State finances appear stretched. Debt is 29% of GDP. The government is unable to tinker with its liquor policy because the liquor revenue of over R8,000 crore fuels the exchequer. How will you tackle public finances?
There is no roadblock to infrastructure funding. However, managing government finances is more challenging. We cannot tax the people more. We can only plug tax evasion. The only other revenue-side option is to whip up non-tax revenue. In the agricultural sector, development of new products like neera (sweet coconut toddy) would give a boost to rural incomes and trickle revenue streams into the coffers. There were worrisome days when downturn on the farm front spelled financial woes for the exchequer. The foray into neera production has paid off well. Farmers could fetch up to R3,000 per coconut palm a month from neera tapping.
It would have been tempting to cling on to excise revenue, which was substantial. But we decided not to. For every extra rupee coming from excise, there are costs to be paid by way of road accidents, hospitals and litigation. We have decided not to go for new liquor outlets. Adding one outlet would have brought in R24 crore extra revenue. But we have allowed beer and wine parlours, as state tourism policy needs these facilities.
Affordable universal health has been the highlight of your dream welfare state. What is the current status of this crusade?
As every family has some member spending money on costly medical treatment, I feel health should be every citizen’s right. Both the Centre and states should pass the Right to Health Bill. Since this would involve a great deal of money, the Centre needs to give us a helping hand. I made this point at the meeting of chief ministers, convened by the Prime Minister. In the absence of a suitable substitute for Planning Commission, it is difficult to make much headway for any high-cost welfare proposal. But I have not given up hope. However, it is not as if Kerala is making this case without doing its bit. The state has already done free cochlear implants for 500 children below five years. This surgery costs R5-8 lakh in a private hospital. A large number of petitions I received during the mass-contact programme were for supporting medical treatment. I am committed to making Kerala the state with the best health infrastructure in the country. Yield from sales of state-run Karunya Lottery creates a corpus for footing the medical treatment of identified patients to the tune of R2-3 lakh per case. Plus, 16 medical colleges will be set up this year. The Vision 2030 aims to reduce maternal mortality rate to 12 from 81 and tame infant mortality rate from 13 to 6. The number of doctors per 1,000 people will raised to 65 from the current 9.9 and the number of nurses to 70 from the current 34.6. Health insurance for all and government-regulated private health cover are in the pipeline.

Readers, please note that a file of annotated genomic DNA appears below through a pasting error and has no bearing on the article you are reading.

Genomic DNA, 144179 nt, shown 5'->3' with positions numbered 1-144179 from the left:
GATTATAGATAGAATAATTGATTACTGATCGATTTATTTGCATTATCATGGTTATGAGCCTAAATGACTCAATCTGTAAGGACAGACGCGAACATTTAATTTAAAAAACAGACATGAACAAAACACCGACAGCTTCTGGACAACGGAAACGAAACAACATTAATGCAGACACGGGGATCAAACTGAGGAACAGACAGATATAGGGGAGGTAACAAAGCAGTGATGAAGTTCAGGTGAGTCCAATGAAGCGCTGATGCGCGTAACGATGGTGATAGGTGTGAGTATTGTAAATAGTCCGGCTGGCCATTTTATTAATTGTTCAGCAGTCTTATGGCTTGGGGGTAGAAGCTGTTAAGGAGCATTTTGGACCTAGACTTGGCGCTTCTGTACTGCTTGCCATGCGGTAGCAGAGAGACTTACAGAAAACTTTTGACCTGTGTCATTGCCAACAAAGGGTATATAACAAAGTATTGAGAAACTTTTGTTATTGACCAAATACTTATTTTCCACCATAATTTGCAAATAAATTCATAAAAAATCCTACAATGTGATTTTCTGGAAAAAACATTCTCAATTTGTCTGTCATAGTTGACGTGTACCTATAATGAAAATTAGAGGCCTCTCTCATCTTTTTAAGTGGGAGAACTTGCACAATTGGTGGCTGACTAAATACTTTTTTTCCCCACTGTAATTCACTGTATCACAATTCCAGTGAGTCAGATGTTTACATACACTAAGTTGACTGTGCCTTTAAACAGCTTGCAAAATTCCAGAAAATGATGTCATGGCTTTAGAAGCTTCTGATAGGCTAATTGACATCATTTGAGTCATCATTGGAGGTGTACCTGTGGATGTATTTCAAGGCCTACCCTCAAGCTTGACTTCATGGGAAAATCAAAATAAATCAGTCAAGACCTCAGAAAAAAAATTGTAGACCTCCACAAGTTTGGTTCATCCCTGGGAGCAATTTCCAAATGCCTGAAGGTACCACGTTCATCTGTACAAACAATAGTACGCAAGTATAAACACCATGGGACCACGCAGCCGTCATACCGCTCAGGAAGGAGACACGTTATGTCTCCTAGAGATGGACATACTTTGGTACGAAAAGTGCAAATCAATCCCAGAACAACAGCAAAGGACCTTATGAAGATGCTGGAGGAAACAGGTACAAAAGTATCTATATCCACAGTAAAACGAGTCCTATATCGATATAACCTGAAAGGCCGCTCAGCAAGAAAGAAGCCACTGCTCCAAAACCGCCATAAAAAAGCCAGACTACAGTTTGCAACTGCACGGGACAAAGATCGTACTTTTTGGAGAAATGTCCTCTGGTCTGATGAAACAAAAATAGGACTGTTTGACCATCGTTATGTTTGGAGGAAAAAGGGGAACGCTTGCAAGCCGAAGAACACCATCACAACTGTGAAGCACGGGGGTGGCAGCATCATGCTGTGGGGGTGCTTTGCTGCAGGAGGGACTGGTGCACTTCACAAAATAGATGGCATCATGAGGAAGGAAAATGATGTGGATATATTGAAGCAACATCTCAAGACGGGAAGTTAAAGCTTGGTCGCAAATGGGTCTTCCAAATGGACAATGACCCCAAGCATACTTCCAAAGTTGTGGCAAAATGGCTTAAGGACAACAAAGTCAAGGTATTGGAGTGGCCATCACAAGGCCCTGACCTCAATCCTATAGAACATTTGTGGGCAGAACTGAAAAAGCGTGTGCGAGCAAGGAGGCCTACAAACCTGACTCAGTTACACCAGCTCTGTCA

Your government seems to be riding whirlwinds of controversies. Even finance minister KM Mani’s Budget presentation plans are in a jeopardy because of bribery allegations…
It’s all in the game. I do not believe that a senior leader like KM Mani could be involved in this. Please notice that those making allegations have not been able to produce any worthwhile evidence. When I was the state forest minister in 1982 there were petty corruption charges against me and a sitting judge headed a commission to probe on the charges. They spent about R20 lakh, a pretty pile of money at the time, on the commission and went on to discover I was neither the defendant nor the accused and not even the witness.
There is a positive investment climate in Kerala. Earlier there used to be unending series of unhealthy debates on developmental issues like road width, electricity line, etc. We have come out with good compensation packages for those displaced by big projects.
But the results are still evading the state…
By and large I would say Kerala is on the cusp of change. Not just infrastructure projects but mindsets too. This could pay off soon.